Monday, August 07, 2006

Social isolation in America.

Weird article here about Americans and "loneliness" -- by which is actually meant social isolation, not a feeling. I call it weird not because of the problem itself (which I would think is ubiquitous), but because of the proposed explanations and solutions. Here's one:
"People are increasingly busy," said Margaret Gibbs, a psychologist at Fairleigh Dickinson University. "We've become a society where we expect things instantly, and don't spend the time it takes to have real intimacy with another person."
Considering I know of and have known of people who spend hours chatting online to the same person, day in day out, I'm not sure where Dr. Gibbs came up with this little conclusion. I'll accept the "busy" angle insofar as it limits the opportunities for social engagement (less time to cruise the bars!), but I don't see why it follows from that that we "expect things instantly" or "don't spend the time" to get to know people. If opportunities are limited, then they have to be exploited to maximum benefit, but that doesn't mean that things are expected instantly, nor (more importantly) that we aren't willing to spend time to get to know people. What follows instead is that people are less willing to invest time and effort into getting to know someone who doesn't immediately seem worth it. And what's wrong with that?

(It's worth noting that Dr. Gibbs has actually no academic or professional expertise in "diagnosing" causes of social problems. From her own faculty webpage: "Although my Ph.D. is in clinical psychology, I have always believed, perhaps as a function of going to liberal universities in the sixties, that clinical psychology should try to ameliorate the impact of social conditions." In other words, she's pretty much a counsellor, who has interests in social problems. And her research interests bear this out: "Psychological impact of disasters and trauma, both environmental and social trauma, including sexual and domestic abuse and sexual harassment", "Psychological functioning of minority and cross-cultural groups", "Personal Problem Solving System on the TAT" and "Malingering".)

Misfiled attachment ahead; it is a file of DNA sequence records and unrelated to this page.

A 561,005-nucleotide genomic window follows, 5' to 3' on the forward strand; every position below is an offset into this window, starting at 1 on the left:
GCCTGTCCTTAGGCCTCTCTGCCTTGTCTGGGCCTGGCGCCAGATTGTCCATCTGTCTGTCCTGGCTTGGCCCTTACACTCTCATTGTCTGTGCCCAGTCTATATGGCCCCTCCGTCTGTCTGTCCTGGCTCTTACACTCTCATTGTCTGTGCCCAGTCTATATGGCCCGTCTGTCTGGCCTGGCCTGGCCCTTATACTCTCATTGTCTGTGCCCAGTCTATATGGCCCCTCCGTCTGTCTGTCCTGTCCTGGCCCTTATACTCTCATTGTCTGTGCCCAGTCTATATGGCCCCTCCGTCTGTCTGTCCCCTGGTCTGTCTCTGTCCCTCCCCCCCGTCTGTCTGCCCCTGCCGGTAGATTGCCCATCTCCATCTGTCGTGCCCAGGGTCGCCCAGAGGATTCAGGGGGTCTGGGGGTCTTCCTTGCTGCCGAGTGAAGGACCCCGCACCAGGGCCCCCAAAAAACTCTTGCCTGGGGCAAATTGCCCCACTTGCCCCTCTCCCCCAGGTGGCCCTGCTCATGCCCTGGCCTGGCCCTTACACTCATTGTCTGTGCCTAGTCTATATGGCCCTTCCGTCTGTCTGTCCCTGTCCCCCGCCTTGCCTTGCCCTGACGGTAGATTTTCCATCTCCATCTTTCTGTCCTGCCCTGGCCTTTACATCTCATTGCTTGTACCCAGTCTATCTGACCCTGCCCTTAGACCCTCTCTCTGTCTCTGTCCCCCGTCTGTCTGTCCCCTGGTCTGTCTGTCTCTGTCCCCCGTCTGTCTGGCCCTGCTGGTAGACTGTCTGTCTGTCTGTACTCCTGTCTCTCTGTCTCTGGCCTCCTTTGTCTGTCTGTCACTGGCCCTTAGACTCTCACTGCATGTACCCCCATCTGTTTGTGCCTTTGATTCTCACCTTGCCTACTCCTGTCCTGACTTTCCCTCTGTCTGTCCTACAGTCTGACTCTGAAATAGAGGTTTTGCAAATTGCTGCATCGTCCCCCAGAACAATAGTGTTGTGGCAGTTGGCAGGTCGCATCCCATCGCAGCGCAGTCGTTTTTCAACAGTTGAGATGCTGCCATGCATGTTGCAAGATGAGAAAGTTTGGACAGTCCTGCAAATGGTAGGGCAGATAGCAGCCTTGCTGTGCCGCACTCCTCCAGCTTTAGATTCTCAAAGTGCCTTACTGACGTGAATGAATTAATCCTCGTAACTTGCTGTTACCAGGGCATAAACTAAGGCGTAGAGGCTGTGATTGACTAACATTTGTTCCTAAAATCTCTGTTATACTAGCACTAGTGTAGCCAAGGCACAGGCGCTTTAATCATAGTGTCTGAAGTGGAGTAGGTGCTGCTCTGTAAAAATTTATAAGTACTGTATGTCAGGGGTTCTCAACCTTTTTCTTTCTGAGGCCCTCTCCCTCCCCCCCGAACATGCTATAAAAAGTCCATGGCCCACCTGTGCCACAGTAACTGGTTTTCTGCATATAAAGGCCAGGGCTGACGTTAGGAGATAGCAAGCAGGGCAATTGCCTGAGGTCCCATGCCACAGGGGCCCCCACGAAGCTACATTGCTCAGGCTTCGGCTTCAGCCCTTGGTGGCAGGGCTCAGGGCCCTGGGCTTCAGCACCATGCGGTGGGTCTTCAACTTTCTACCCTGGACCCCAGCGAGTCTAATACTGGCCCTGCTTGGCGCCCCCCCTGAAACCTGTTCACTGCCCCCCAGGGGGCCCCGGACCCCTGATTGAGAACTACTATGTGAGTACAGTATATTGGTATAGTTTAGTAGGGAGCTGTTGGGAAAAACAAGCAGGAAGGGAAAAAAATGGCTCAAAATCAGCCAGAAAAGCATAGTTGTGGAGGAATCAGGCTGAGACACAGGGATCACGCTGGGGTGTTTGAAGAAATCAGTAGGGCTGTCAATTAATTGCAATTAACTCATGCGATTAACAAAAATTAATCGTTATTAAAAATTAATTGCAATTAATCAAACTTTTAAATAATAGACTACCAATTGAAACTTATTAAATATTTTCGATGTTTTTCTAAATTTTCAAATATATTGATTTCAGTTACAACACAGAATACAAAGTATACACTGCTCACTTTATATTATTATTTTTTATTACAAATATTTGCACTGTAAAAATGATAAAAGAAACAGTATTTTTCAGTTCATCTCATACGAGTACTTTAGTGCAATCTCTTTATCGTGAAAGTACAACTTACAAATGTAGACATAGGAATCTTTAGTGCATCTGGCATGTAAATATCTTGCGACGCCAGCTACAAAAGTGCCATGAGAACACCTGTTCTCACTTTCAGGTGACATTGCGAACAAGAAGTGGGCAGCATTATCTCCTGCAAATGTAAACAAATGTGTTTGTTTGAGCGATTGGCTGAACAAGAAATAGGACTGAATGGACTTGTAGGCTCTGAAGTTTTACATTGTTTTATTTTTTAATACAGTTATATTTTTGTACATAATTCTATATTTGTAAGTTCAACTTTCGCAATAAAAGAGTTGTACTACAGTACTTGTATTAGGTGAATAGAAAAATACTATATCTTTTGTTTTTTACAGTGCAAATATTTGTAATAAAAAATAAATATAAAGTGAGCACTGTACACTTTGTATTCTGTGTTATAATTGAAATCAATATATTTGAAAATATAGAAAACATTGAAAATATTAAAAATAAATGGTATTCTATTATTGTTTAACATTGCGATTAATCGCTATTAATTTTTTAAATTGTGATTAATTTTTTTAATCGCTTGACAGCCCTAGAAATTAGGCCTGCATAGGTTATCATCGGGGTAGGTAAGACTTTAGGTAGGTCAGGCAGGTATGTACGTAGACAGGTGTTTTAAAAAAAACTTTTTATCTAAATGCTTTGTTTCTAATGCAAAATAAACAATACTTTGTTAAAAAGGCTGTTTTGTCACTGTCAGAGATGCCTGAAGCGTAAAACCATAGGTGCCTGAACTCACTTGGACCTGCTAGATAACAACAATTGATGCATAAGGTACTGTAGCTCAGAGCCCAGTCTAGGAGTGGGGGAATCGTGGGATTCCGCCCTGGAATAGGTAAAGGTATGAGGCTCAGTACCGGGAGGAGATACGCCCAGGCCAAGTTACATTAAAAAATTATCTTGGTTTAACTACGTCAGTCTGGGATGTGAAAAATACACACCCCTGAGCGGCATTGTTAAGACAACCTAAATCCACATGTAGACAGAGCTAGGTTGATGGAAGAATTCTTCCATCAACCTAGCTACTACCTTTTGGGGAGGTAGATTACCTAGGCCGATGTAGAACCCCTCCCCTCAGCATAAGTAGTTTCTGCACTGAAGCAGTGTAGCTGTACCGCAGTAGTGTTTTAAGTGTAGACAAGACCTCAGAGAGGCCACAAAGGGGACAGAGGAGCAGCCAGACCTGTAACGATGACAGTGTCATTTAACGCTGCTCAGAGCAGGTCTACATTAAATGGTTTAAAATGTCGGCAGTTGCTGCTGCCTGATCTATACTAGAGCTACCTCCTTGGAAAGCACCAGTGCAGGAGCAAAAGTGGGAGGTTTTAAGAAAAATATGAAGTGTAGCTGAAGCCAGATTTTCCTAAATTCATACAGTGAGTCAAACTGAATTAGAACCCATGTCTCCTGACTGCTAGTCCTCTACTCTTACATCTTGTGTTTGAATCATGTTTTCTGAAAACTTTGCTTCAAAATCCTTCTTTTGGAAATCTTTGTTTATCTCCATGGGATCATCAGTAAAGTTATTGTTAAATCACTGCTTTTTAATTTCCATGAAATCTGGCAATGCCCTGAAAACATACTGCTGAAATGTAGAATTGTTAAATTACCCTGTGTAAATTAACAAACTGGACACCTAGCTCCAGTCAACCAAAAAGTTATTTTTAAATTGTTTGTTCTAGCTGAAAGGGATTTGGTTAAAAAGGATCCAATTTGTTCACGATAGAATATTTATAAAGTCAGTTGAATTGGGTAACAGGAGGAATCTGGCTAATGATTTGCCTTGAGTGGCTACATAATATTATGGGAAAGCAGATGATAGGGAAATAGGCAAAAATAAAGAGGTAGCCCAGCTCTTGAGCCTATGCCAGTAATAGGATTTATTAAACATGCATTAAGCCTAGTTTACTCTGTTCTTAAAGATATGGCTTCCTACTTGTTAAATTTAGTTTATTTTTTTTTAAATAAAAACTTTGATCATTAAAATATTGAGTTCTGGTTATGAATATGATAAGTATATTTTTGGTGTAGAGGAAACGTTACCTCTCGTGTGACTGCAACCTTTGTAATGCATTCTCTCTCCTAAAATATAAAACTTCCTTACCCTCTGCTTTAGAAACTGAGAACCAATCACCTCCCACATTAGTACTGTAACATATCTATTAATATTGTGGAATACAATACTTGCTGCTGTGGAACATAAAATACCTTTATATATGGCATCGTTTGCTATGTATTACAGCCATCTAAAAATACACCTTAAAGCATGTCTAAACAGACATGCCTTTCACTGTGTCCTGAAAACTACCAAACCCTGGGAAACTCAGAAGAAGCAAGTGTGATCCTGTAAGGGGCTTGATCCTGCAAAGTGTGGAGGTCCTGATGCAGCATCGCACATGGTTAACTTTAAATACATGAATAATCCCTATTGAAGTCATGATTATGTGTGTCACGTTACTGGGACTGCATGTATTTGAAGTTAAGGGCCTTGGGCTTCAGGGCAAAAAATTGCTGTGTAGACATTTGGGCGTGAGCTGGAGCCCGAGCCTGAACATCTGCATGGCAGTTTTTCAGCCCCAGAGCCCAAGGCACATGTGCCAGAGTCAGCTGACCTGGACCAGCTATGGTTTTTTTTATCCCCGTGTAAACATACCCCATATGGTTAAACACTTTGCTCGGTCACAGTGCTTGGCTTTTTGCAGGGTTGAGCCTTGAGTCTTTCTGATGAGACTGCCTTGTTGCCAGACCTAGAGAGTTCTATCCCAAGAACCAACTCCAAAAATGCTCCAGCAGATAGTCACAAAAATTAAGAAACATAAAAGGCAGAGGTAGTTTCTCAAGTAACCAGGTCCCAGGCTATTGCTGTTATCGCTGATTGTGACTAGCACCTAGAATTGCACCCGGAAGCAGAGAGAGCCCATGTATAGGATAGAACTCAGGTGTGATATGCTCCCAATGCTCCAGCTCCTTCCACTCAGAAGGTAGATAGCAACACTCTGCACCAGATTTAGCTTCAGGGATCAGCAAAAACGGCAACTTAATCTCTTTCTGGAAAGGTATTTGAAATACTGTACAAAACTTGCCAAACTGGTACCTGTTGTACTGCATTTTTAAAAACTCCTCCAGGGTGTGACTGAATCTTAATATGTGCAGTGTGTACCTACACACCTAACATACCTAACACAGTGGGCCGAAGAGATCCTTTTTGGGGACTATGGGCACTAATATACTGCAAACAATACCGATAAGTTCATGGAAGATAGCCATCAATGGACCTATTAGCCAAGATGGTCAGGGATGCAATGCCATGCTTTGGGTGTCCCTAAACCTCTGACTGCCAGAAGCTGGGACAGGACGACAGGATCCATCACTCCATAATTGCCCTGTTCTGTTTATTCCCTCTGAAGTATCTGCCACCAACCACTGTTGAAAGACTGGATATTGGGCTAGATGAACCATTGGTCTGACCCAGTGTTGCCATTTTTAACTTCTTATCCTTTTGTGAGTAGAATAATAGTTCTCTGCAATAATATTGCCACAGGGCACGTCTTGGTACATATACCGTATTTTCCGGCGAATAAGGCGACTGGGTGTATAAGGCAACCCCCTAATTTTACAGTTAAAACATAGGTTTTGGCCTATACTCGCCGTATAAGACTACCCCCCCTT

Our next participant is Dr. John Powell, "a psychologist at the University of Illinois counseling center" -- in other words, he's probably going to give us a few anecdotes rather than anything rigorous.


John Powell, a psychologist at the University of Illinois counseling center, says it's common for incoming freshmen to stay in their rooms, chatting by computer with high school friends rather than venturing out to get-acquainted activities on campus. "The frequency of contact and volume of contact does not necessarily translate into the quality of contact," Powell said. John Powell, from his vantage point at the Illinois counseling center, says students increasingly have difficulty "making really satisfying connections" even though the university offers many activities to bring students together. "All the students I work with have incredibly many pseudo-intimate relationships online — but without the kind of risk and vulnerability that goes with sitting across a cafe booth from another person," Powell said.
Where to start. First, it's bullshit to say that the "risk and vulnerability" that goes with sitting with another person is necessarily a good thing. It can be, but that's a contingent, contextual feature, not something that goes hand in hand. Indeed, more often than not, the risk and vulnerability of being around another person can lead to embarrassment and its uglier cousin, humiliation. It's hardly surprising that many college-age people, who experience enough embarrassment on a regular basis, might opt for a safer alternative, at least at first.